context object. It’s then up to you to write a component to encompasses the desired features of FormKit (labels, help text, message display, etc.). Checkout the input checklist for a list of what you’ll want to output.
Inputs have two critical roles:
You can receive input from any user interaction and the input can set its value to any type of data. Inputs are not limited to strings and numbers — they can happily store Arrays, Objects, or custom data structures.
Fundamentally, all an input needs to do is call
node.input(value) with a value. The
node.input() method is automatically debounced, so feel free to call it frequently — like every keystroke. Typically, this looks like binding to the
context object includes an input handler for basic input types:
context.handlers.DOMInput. This can be used for text-like inputs where the value of the input is available at
event.target.value. If you need a more complex event handler, you can expose it using "features".
Any user interaction can be considered an input event. For many native HTML inputs, that interaction is captured with the input event.
The equivalent in a Vue template:
Inputs are also responsible for displaying the current value. Typically, you’ll want to use the
$_value in schema to display a value. This is the "live" non-debounced value. The currently committed value is
$value). Read more about "value settlement" here.
The equivalent in a Vue template:
_valueshould be used is for displaying the value on the input itself — in all other locations, it is important to use the committed
The standard FormKit props that you can pass to the
<FormKit> component (like
type) are available in the root of the context object and in the core node
props, and you can use these props in your schema by directly referencing them in expressions (ex:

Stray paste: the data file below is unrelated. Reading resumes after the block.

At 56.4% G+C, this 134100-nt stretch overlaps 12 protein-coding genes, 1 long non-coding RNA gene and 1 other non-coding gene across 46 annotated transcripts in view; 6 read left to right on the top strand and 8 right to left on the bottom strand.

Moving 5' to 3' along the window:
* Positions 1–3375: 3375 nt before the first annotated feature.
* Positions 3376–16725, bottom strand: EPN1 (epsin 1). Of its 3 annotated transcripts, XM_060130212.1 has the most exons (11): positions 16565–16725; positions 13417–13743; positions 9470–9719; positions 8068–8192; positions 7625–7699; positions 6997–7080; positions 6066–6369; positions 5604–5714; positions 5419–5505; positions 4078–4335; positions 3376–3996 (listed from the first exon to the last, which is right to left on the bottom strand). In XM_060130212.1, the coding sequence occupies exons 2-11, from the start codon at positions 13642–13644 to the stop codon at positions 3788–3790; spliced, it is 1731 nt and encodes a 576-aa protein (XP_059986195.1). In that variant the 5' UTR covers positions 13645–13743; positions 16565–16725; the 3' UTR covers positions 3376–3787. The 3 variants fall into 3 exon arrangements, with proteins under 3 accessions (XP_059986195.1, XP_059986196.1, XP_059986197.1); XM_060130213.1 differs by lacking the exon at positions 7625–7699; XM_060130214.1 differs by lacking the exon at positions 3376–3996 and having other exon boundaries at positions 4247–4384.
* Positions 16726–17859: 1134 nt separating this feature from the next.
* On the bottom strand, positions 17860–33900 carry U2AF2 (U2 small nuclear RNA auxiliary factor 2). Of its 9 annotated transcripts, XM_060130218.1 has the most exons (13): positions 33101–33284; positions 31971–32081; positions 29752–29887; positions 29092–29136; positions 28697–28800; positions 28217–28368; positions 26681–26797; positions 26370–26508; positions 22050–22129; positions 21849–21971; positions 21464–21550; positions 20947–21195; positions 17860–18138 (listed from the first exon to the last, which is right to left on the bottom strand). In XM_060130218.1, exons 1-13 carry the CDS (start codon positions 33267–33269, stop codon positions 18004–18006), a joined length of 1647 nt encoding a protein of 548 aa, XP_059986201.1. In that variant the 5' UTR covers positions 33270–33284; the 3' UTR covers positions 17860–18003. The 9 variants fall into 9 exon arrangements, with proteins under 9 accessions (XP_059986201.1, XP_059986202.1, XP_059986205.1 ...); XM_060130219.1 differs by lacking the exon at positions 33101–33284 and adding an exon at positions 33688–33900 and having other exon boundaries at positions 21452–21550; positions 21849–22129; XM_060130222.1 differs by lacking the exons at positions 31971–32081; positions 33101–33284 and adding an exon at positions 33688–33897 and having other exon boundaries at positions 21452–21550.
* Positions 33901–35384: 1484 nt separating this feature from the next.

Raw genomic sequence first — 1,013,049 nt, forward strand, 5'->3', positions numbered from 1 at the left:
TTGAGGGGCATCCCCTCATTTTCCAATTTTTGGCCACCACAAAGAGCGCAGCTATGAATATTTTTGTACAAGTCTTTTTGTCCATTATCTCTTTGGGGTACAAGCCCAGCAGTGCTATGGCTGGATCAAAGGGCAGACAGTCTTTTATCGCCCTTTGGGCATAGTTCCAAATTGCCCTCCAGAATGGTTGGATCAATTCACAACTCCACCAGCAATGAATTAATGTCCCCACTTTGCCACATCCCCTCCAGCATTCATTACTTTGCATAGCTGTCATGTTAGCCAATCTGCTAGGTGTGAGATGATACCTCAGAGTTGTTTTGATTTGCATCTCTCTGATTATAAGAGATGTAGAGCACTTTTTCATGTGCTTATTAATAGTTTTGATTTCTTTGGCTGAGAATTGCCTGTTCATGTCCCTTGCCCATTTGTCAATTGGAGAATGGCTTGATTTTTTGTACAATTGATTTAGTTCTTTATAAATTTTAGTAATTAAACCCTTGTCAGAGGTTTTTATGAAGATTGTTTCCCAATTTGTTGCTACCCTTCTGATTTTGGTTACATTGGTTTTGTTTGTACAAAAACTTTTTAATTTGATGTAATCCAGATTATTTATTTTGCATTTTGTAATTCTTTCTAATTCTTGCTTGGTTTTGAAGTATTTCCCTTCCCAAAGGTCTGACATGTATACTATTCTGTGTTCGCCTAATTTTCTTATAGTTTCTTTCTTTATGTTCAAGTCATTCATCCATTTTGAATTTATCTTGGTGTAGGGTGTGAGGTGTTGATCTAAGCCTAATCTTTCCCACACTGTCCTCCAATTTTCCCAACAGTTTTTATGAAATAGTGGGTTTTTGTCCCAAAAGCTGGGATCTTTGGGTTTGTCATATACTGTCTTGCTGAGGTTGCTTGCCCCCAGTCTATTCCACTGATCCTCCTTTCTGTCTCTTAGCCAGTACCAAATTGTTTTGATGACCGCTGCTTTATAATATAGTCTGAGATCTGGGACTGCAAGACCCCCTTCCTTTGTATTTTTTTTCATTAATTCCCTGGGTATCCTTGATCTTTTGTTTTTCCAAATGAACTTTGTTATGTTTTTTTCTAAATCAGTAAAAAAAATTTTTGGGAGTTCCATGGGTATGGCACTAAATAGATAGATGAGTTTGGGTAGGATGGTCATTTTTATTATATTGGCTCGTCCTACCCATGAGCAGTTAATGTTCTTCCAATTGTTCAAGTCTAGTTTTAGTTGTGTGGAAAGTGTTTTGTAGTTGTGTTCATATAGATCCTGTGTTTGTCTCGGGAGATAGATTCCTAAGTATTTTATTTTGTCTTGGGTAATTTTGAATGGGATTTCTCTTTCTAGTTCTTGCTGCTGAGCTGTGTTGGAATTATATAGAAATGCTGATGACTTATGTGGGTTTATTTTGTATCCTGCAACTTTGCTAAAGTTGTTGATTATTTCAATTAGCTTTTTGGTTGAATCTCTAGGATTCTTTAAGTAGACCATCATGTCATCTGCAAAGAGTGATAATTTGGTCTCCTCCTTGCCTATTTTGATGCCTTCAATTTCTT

$label). Any props passed to a
<FormKit> component that are not node props end up in the
context.attrs object (just
$attrs in the schema).
If you need additional props, you can declare them in your input definition. Props can also be used for internal input state (much like a
ref in a Vue 3 component). FormKit uses the
props namespace for both purposes (see the autocomplete example below for an example of this). Props should always be defined in camelCase and used in your Vue templates with kebab-case.
When extending the base schema by using the
createInput helper, pass a second argument with input definition values to merge:
Features are the preferred way to add functionality to a custom input type. A "feature" is simply a function that receives the core node as an argument. Effectively, they are plugins without inheritance (so they only apply to the current node). You can use features to add input handlers, manipulate values, interact with props, listen to events, and much more.
Features are defined in an array to encourage code reuse when possible. For example, we use a feature called “options” on
As an example, let's imagine you want to build an input that allows users to enter two numbers, and the value of the input is the sum of those two numbers:
Below are some examples of custom inputs. They are not intended to be comprehensive or production ready, but rather illustrate some custom input features.
This is the simplest possible input and does not leverage any of FormKit’s built in DOM structure and only outputs a text input — however it is a fully functional member of the group it is nested inside of and able to read and write values.
$handlers.DOMInputis a built-in convenience function for
(event) => node.input(event.target.value).
Let’s take a look at a slightly more complex example that utilizes
createInput to provide all the standard FormKit structure while still providing a custom input interface.
FormKit exposes dozens of value-added features to even the most mundane inputs. When writing a custom input for a specific project, you only need to implement the features that will actually be used on that project. However, if you plan to distribute your inputs to others, you will want to ensure these features are available. For example, the standard
<FormKit type="text"> input uses the following schema for its
There are several features in the above schema that may not be immediately obvious like the
onBlur handler. The following checklist is intended to help input authors cover all their bases:
labelprop must be displayed and linked for accessibility with the
helpprop must be displayed.
context.messagesobject must displayed if it is set to
node.input(value)when the user provides input. You can use
context.handlers.DOMInputfor text-like inputs.
bind: '$attrs'in schemas.